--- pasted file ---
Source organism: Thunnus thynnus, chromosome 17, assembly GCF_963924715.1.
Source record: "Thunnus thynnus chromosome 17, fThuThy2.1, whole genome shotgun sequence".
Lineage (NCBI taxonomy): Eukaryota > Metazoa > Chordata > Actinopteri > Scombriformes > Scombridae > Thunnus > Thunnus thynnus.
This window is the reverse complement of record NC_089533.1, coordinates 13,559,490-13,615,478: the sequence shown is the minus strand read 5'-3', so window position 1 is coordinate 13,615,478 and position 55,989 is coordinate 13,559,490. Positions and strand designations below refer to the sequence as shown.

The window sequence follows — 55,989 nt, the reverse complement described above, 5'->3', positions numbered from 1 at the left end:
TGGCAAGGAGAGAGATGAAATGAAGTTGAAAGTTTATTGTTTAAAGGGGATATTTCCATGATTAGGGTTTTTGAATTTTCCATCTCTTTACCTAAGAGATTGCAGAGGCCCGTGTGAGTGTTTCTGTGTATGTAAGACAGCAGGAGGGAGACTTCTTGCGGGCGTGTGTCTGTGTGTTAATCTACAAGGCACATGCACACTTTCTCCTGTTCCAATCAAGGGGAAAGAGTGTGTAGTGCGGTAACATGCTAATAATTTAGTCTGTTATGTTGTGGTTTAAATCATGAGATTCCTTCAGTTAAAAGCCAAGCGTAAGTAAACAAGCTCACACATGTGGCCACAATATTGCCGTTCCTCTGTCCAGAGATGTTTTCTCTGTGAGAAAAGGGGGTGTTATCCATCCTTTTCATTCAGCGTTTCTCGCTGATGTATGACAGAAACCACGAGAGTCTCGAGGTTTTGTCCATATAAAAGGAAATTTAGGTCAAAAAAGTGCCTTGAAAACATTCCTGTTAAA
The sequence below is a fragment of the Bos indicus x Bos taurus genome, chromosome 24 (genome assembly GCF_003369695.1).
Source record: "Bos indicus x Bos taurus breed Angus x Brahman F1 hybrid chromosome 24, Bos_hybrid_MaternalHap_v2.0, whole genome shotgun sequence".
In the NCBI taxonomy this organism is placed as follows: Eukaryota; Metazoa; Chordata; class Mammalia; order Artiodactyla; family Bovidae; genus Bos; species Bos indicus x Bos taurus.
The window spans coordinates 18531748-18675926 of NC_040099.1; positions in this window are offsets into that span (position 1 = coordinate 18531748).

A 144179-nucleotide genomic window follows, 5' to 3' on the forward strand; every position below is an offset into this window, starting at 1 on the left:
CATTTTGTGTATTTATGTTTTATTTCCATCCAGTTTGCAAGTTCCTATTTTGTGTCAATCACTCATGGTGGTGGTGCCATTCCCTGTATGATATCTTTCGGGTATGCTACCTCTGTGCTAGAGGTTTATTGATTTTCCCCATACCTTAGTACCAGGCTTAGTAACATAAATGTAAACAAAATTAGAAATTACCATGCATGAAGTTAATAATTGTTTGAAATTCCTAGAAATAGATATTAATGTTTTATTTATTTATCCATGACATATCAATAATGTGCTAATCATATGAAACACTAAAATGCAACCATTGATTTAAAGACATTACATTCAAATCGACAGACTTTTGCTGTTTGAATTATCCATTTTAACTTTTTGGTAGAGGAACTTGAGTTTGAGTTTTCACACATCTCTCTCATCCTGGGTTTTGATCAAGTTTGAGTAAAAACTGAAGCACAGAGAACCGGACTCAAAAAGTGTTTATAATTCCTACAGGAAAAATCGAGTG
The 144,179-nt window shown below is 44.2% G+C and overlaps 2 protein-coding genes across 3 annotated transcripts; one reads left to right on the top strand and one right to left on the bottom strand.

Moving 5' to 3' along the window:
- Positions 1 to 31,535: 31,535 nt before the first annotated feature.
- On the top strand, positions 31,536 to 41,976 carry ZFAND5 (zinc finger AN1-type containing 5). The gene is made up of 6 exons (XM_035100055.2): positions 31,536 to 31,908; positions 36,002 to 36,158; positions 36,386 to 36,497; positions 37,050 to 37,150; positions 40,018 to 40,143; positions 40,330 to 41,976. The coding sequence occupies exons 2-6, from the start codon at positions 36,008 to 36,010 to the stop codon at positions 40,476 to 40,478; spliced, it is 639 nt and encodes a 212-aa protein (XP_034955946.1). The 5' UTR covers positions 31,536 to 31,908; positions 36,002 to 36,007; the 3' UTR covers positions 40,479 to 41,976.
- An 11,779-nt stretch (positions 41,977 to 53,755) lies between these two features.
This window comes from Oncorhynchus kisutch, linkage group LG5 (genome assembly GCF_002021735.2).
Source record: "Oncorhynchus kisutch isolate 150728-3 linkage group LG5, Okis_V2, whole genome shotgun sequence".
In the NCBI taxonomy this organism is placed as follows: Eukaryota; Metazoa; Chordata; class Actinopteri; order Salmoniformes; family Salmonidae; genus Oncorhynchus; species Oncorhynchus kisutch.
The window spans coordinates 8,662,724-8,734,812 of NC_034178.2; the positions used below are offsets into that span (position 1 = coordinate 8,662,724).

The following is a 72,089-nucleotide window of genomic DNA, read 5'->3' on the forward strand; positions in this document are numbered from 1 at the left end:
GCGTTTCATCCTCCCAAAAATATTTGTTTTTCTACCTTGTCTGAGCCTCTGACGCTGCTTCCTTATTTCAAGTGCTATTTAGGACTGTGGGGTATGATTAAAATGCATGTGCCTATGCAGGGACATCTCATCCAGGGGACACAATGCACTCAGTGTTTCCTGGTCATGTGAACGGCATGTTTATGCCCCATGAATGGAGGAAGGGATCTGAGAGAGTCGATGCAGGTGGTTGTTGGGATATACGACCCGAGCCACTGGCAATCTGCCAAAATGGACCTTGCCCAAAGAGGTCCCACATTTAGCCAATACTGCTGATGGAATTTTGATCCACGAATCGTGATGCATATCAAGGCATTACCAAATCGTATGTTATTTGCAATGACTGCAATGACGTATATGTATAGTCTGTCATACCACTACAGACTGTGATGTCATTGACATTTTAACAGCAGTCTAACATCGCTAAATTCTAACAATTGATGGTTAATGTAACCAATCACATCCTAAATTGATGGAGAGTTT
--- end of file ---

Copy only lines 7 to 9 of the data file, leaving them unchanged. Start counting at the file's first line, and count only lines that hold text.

The sequence below is a fragment of the Bos indicus x Bos taurus genome, chromosome 24 (genome assembly GCF_003369695.1).
Source record: "Bos indicus x Bos taurus breed Angus x Brahman F1 hybrid chromosome 24, Bos_hybrid_MaternalHap_v2.0, whole genome shotgun sequence".
In the NCBI taxonomy this organism is placed as follows: Eukaryota; Metazoa; Chordata; class Mammalia; order Artiodactyla; family Bovidae; genus Bos; species Bos indicus x Bos taurus.